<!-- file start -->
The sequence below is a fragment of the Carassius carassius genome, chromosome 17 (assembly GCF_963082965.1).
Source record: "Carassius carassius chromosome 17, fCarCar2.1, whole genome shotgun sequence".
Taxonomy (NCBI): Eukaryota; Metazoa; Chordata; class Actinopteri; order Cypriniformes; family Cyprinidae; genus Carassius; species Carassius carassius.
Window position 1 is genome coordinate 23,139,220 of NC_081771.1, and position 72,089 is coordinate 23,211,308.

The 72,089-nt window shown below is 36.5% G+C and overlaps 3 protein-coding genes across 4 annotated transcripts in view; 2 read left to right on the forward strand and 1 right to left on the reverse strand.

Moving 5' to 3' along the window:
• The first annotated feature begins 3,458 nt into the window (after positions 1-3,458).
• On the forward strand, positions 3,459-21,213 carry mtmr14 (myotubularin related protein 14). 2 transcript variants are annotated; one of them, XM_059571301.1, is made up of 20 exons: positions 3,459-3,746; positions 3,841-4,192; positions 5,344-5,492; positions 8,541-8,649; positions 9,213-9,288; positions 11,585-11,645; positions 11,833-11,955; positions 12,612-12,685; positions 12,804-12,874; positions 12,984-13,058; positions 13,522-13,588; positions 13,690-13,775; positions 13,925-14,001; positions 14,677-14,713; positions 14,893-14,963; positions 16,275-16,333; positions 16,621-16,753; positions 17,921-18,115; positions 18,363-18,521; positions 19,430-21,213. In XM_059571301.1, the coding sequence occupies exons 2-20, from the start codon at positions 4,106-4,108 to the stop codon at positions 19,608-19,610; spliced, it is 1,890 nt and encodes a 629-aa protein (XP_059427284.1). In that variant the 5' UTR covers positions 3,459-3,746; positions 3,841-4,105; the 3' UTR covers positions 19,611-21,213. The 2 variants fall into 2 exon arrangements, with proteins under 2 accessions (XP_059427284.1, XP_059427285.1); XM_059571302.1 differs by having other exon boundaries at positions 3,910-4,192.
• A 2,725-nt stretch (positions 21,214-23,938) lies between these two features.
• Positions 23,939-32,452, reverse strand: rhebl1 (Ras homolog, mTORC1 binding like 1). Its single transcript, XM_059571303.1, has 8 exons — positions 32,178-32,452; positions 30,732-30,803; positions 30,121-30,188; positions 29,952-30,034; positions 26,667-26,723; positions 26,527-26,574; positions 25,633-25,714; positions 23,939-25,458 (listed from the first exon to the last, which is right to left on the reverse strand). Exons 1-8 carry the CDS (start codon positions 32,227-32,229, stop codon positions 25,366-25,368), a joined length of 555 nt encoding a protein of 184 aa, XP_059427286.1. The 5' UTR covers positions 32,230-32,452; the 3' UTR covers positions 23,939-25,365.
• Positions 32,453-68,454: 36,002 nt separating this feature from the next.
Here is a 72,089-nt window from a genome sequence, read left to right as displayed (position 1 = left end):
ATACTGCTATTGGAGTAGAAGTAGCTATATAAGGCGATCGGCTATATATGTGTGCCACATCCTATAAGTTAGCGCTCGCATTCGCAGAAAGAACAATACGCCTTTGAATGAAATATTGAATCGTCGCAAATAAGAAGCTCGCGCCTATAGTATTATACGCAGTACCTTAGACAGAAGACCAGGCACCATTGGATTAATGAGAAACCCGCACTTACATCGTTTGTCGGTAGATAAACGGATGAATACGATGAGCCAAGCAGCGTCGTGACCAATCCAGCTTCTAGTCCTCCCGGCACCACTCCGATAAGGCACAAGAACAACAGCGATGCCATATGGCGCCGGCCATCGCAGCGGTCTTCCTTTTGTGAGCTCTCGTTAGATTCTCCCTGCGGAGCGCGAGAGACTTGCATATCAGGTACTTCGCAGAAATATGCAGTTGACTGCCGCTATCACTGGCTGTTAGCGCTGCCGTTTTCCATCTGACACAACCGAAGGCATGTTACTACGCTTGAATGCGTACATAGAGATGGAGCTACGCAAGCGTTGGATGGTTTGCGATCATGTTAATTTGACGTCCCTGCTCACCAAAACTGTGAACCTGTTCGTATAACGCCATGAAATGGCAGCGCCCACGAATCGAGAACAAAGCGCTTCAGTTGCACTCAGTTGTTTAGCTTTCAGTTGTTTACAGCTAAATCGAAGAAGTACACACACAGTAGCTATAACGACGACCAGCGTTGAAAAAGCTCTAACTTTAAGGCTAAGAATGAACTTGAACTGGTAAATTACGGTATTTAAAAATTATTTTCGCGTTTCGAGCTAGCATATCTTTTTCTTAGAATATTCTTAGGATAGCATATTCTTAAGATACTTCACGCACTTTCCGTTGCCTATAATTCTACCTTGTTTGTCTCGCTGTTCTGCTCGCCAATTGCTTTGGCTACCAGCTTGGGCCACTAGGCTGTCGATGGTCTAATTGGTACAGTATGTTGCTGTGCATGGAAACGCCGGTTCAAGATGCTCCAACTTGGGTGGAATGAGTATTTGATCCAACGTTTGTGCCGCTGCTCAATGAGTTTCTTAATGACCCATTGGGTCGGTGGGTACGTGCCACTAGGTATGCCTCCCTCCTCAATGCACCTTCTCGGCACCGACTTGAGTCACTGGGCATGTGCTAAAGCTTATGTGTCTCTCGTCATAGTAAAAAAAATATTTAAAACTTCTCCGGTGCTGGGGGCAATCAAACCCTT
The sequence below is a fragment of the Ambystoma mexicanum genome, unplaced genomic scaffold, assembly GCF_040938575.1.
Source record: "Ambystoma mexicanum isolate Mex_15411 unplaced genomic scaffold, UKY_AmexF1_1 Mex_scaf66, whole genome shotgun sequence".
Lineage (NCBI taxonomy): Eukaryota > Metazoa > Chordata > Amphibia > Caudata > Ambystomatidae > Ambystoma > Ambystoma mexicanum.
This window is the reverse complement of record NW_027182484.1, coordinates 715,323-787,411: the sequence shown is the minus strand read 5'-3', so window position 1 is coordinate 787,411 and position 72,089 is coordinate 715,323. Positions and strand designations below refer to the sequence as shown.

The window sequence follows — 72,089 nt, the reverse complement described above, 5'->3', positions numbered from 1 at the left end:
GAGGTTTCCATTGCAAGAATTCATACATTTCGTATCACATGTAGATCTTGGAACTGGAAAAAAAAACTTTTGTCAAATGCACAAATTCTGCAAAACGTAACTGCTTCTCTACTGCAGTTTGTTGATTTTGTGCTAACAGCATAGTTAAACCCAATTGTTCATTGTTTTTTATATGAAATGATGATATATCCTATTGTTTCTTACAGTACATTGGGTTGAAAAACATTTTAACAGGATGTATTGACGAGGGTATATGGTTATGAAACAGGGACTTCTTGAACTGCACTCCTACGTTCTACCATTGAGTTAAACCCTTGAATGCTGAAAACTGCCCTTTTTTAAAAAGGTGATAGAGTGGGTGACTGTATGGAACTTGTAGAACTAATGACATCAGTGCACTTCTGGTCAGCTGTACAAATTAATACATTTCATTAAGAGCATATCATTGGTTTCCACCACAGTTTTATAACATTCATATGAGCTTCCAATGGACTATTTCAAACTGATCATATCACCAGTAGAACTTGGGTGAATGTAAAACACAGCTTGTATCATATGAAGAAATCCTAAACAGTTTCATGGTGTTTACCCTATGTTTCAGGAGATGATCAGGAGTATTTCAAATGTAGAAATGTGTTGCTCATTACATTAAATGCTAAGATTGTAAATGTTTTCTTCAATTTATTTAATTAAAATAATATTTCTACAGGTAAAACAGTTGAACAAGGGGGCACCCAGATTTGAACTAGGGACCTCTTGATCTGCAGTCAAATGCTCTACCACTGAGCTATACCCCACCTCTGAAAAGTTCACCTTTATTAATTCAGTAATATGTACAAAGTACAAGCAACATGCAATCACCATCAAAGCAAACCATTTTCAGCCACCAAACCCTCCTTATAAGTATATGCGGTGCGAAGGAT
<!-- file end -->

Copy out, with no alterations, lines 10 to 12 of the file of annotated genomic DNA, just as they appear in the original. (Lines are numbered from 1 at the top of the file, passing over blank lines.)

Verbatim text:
• Positions 23,939-32,452, reverse strand: rhebl1 (Ras homolog, mTORC1 binding like 1). Its single transcript, XM_059571303.1, has 8 exons — positions 32,178-32,452; positions 30,732-30,803; positions 30,121-30,188; positions 29,952-30,034; positions 26,667-26,723; positions 26,527-26,574; positions 25,633-25,714; positions 23,939-25,458 (listed from the first exon to the last, which is right to left on the reverse strand). Exons 1-8 carry the CDS (start codon positions 32,227-32,229, stop codon positions 25,366-25,368), a joined length of 555 nt encoding a protein of 184 aa, XP_059427286.1. The 5' UTR covers positions 32,230-32,452; the 3' UTR covers positions 23,939-25,365.
• Positions 32,453-68,454: 36,002 nt separating this feature from the next.
Here is a 72,089-nt window from a genome sequence, read left to right as displayed (position 1 = left end):